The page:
Today on the blog we’ve finally got our hands on something we’ve been eyeing up for a while: The GoSun Go Solar Cooker. We’re planning to do a field test and review (when the sun finally comes out here!) but we thought we’d go over the specs and our first impressions today. So join us as we prepare to say goodbye to the cost – and weight – of camping stove fuel.
Overview / Specs
GoSun have really caught our eye in the last few years with their line of solar tube style cookers. While initially focused on larger, backyard models, they’ve recently expanded their line and have some viable portable options – among them the ‘Go’ and its larger cousin the ‘Sport’. While the Sport is aimed at those who want to sling a solar cooker in the back of their car for a picnic, the Go is small and portable enough to take with you in a rucksack for some rough rambling. After far too many hours pining over pictures of it on the internet, we decided to take the plunge!
Size And Weight
The GoSun Go weighs in at 900g. While that’s a little heavy for a cooker, if you factor in that there’s no fuel needed for it, it brings the weightt closer to what you’d expect for a multi-day camp cooking setup. The Go measures 36 x 18 x 8.5 cm, making it small enough not only for a larger rucksack but also to take inside a day pack.
In The Box
Inside the box we have the GoSun Go module itself, as well as 4 silicone cooking trays. There’s also an ‘action stand’ included, which can help to stabilise the unit depending on where and how you’re trying to position it. Lastly, you also get a brush for cleaning the unit and an instruction manual with some cooking times included.
How It Does Its Thing
The Go is designed around a clamshell, made of EVA foam designed to protect the innards from droppage. Unzippping the shell, you have the actual solar module itself – a vacuum tube with two solar reflectors either side of it. A small prop stick beside the tube can be switched sideways to keep the shell open.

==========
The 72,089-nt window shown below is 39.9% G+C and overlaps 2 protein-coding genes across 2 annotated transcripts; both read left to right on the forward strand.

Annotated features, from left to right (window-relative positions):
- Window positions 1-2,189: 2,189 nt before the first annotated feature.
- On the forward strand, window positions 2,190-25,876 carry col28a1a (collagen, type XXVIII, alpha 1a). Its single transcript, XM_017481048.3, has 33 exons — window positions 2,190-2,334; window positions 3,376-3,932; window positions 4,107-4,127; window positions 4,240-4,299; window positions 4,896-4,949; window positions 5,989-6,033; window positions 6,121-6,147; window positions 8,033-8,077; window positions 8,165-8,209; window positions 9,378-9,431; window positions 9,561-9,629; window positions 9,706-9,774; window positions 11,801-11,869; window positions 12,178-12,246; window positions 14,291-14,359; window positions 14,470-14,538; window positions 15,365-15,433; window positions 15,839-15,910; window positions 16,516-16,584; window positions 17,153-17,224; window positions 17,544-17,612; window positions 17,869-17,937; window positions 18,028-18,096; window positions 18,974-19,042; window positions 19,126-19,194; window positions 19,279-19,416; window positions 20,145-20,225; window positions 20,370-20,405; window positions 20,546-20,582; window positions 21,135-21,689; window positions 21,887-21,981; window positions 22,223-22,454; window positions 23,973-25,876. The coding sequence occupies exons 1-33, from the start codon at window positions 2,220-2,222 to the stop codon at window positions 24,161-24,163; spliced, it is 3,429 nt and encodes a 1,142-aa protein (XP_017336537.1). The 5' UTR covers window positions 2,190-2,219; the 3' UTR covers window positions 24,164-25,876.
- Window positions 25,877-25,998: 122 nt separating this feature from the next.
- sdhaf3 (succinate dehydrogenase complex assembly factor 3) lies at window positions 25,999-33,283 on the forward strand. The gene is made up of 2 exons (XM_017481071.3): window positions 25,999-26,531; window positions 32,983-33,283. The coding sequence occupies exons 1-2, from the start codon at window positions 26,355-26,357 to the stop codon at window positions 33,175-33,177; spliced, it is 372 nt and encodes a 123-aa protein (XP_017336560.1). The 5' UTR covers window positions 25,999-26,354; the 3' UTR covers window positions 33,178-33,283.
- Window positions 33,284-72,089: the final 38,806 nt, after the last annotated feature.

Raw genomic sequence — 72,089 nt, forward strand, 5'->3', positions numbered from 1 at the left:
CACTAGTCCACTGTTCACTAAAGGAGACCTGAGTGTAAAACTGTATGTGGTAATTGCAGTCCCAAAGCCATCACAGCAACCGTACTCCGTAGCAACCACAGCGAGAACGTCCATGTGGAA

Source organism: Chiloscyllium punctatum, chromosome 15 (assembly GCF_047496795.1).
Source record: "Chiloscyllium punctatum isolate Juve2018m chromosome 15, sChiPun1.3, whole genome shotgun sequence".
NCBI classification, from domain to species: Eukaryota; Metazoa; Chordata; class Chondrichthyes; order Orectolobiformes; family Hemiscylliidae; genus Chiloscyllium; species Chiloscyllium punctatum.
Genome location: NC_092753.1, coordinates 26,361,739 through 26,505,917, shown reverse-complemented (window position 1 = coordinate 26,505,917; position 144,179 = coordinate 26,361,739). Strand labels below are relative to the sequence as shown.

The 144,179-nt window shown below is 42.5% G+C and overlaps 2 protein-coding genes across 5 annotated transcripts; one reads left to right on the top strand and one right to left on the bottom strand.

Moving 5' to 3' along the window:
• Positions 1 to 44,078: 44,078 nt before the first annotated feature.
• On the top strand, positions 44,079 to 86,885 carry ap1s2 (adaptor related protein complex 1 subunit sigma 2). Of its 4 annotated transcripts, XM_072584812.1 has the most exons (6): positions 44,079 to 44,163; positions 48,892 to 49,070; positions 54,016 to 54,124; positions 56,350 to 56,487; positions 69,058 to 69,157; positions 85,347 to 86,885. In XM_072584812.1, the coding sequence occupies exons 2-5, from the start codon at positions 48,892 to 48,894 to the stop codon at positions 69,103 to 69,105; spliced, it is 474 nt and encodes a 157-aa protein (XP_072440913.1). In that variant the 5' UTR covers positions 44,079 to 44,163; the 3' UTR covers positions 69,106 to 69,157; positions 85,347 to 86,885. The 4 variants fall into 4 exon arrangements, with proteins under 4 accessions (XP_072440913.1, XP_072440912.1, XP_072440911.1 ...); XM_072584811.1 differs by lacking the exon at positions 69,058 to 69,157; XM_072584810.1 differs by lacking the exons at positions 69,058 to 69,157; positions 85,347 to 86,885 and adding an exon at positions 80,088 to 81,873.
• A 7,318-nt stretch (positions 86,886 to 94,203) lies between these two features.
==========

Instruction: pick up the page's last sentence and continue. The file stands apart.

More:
The idea is to stick some food in the silicone moulds (max. 2 per cook), place them in the removable cooking tray and whack the tray inside the vacuum tube. Making sure to line the unit up with the sun (using the inbuilt solar dial) the solar reflectors should then start cooking whatever is inside the tube. While it’s built for cooking in the sun, the unit should work in cloudy conditions as well – at least according to GoSun. But obviously a sunny day will cook your meal faster than an overcast one. You can also boil water (up to 400ml) directly inside the unit, making it perfect for coffee or MRE-style rations.
Once your food is done, you remove the cooking tray and chow down. GoSun claim that the outside of the unit will never be hot (or even warm) to the touch, although you still have to watch your fingers around the inside of the cooking tray, which will be scorching.
The vacuum tube and solar reflectors inside the unit seem very solidly made, however there were some minor imperfections we found when examining the outer case. There were loose threads here and there – nothing serious enough to compromise the case, but noticeable enough that it didn’t make a great first impression. Still, given the relative lack of moving parts on the unit itself, it seems as though it should last for years without issue. GoSun seem to agree, as they offer a 2-year guarantee on the unit in case of any defect.
One of the things that made us think twice about taking a chance on the GoSun Go was the price – after all, we’re all about keeping it Thrifty, so was it going to be worth the money? To answer that question, it’s key to understand the central premise of the Go: the fact that you don’t need to carry any fuel with you. If you’re a frequent summer camper, and spend a decent amount of money on fuel, there’s every chance the unit will pay for itself within a few years. Of course, those are big ifs. And that’s also assuming that the Go will last that long, though on first inspection it seems like it should.
Another benefit the GoSun offers is simply being a more eco-friendly camp cooking option. Burning fuel is generally not kind to the environment, and our personal take is that the cost of buying a GoSun is nothing compared to the cost of inaction on climate change. Indulging in our favourite hobby + cutting out the fuel emissions = happy campers.
Lastly, one of the things that really appeals to us about this stove is the (lack of) hassle factor. With a traditional stove you need to account for the weight of your fuel, calculate how much you’ll need, remember to pack it, set up the stove, make adjustments for wind, on and on. With the GoSun, 99% of that bother is eliminated. You grab your food, set up the stove, and you can go have a walk while it cooks. No fuss.
Well, there you have it folks – our first look at the GoSun Go. We’ll be firing it up as soon as the weather allows, so stay tuned to see how it performs in the field. And in the meantime, check out the rest of our blog for more tips, tricks and gear reviews from the trail. Until next time.